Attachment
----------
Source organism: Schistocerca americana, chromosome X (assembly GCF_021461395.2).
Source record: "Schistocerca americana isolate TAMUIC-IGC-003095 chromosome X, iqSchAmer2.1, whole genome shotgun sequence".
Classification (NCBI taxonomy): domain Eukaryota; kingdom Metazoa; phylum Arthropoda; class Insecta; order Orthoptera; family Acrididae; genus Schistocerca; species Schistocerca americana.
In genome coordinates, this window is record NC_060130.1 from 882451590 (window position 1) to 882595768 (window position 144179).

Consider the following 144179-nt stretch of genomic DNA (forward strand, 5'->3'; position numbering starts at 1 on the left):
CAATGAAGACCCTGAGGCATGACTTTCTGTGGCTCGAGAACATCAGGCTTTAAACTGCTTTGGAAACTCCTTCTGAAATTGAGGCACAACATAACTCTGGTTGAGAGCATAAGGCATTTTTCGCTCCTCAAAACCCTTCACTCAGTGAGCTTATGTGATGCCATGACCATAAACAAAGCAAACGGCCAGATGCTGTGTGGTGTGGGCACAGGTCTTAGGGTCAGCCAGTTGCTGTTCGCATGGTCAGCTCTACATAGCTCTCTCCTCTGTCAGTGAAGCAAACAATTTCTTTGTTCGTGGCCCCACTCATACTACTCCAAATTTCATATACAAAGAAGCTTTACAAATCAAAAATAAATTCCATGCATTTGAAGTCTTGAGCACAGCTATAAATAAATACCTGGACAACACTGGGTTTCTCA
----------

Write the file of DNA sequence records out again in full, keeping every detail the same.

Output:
Source organism: Schistocerca americana, chromosome X (assembly GCF_021461395.2).
Source record: "Schistocerca americana isolate TAMUIC-IGC-003095 chromosome X, iqSchAmer2.1, whole genome shotgun sequence".
Classification (NCBI taxonomy): domain Eukaryota; kingdom Metazoa; phylum Arthropoda; class Insecta; order Orthoptera; family Acrididae; genus Schistocerca; species Schistocerca americana.
In genome coordinates, this window is record NC_060130.1 from 882451590 (window position 1) to 882595768 (window position 144179).

Consider the following 144179-nt stretch of genomic DNA (forward strand, 5'->3'; position numbering starts at 1 on the left):
CAATGAAGACCCTGAGGCATGACTTTCTGTGGCTCGAGAACATCAGGCTTTAAACTGCTTTGGAAACTCCTTCTGAAATTGAGGCACAACATAACTCTGGTTGAGAGCATAAGGCATTTTTCGCTCCTCAAAACCCTTCACTCAGTGAGCTTATGTGATGCCATGACCATAAACAAAGCAAACGGCCAGATGCTGTGTGGTGTGGGCACAGGTCTTAGGGTCAGCCAGTTGCTGTTCGCATGGTCAGCTCTACATAGCTCTCTCCTCTGTCAGTGAAGCAAACAATTTCTTTGTTCGTGGCCCCACTCATACTACTCCAAATTTCATATACAAAGAAGCTTTACAAATCAAAAATAAATTCCATGCATTTGAAGTCTTGAGCACAGCTATAAATAAATACCTGGACAACACTGGGTTTCTCA